Yakuza 5 Remastered Review- The Biggest and Best of the Franchise

0
Posted March 11, 2020 by Thomas James Juretus in Video Games

Developer: Ryu Ga Gotaku Studios

Publisher: SEGA

Release date: February 11, 2020

Available on: PS4

First released in Japan in 2012 and then later for North America, Europe, and Australia in 2015 for the PS3, Yakuza 5 had to follow up its predecessor, which had multiple playable protagonists, in a spectacular way. And it did, increasing the number of playable characters from four to five, and giving us three new areas in Japan to explore- Nagasugai, Tsukimino, and Kineicho- in addition to previous seen locales of Kamurocho and Sotenbori. The stories are bigger and more diverse, connecting characters in unique ways, making the gameplay and mini-games more varied from previous entries. It’s the largest game in the Yakuza franchise.

It also happens to be the best.

While Yakuza 6: The Song of Life proved to be a fitting end to the tale of the Tojo’s clan fourth Chairman, Kazuma Kiryu, it’s this penultimate chapter that really raised the bar for the series. While the story for Yakuza 5 does unfold at a slow burn, it never feels dragged out or downright slow as it did in the previous two entries. Each of the five playable characters- Kazuma Kiryu, Shun Akiyama, Taiga Saejima, newcomer Tatsuo Shinada, and the finally playable Haruka Sawamura- gets their moment to shine over 21 chapters spread across five parts. Just focusing on the primary story lines, my playthrough took me a little over 43 1/2 hours. Engaging fully in everyone’s side stories and side activities can easily balloon your play time to over 100 hours, and it’s a testament to the game’s strength that not one hour of that feels wasted or like padding.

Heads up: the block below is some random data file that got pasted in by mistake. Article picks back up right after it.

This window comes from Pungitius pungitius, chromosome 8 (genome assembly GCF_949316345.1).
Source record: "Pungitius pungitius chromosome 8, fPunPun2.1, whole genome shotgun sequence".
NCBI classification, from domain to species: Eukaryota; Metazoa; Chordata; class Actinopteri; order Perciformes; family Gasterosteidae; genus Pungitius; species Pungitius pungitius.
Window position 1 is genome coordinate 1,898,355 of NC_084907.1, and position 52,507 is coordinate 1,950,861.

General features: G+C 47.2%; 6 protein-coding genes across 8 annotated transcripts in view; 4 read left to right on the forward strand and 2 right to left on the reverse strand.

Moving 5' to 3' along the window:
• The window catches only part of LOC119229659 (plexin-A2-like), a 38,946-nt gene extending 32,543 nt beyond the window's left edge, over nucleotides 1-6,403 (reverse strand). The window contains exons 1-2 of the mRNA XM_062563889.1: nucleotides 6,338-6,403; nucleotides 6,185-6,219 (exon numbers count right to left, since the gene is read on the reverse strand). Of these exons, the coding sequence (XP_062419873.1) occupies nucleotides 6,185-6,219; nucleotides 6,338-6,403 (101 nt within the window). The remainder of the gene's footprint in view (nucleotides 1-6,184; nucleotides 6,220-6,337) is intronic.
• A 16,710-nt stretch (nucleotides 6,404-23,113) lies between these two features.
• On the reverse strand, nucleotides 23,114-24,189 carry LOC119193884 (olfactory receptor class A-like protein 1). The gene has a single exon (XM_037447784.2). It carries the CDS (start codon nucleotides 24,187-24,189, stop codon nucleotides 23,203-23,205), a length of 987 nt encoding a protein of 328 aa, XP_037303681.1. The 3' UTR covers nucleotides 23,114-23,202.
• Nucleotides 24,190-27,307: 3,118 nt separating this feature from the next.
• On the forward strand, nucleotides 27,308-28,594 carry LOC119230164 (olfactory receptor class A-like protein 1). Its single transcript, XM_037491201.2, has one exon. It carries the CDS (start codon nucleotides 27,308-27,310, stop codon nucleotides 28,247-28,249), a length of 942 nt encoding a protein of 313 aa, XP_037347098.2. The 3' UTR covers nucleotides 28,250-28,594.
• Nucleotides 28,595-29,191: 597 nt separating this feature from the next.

The overarching story line takes place in 2012, with a potential war brewing between the Tojo clan and the Omi Alliance. We catch up with Kiryu masquerading as a cab driver in Nagasugai, where Sixth Chairman of the Tojo Clan, Daigo Dojima, goes missing after meeting with the head of the Yamagusa Clan. Naturally, Kiryu’s masquerade is undone as he is drawn back into the yakuza lifestyle. Things get a bit more diverse from there, with joining Saejima in jail before escaping to head to Tsukimino, with a stop over in a mountain village the involves some Red Dead Redemption style of hunting and dealing with a nasty bear. We then drop in on Haruka practicing to be a pop idol, complete with rhythm and dance mini-games, who then reunites with Akiyama after an incident involving the head of the talent agency promoting her. After that we meet former pro ball player Shinada, as he’s tasked with unraveling the mystery behind the scandal that got him banned from baseball. It all culminates with everything coming to a head in franchise mainstay locale Kamurocho, with plenty of battles with enemy yakuza and keeping Haruka safe in her big concert debut.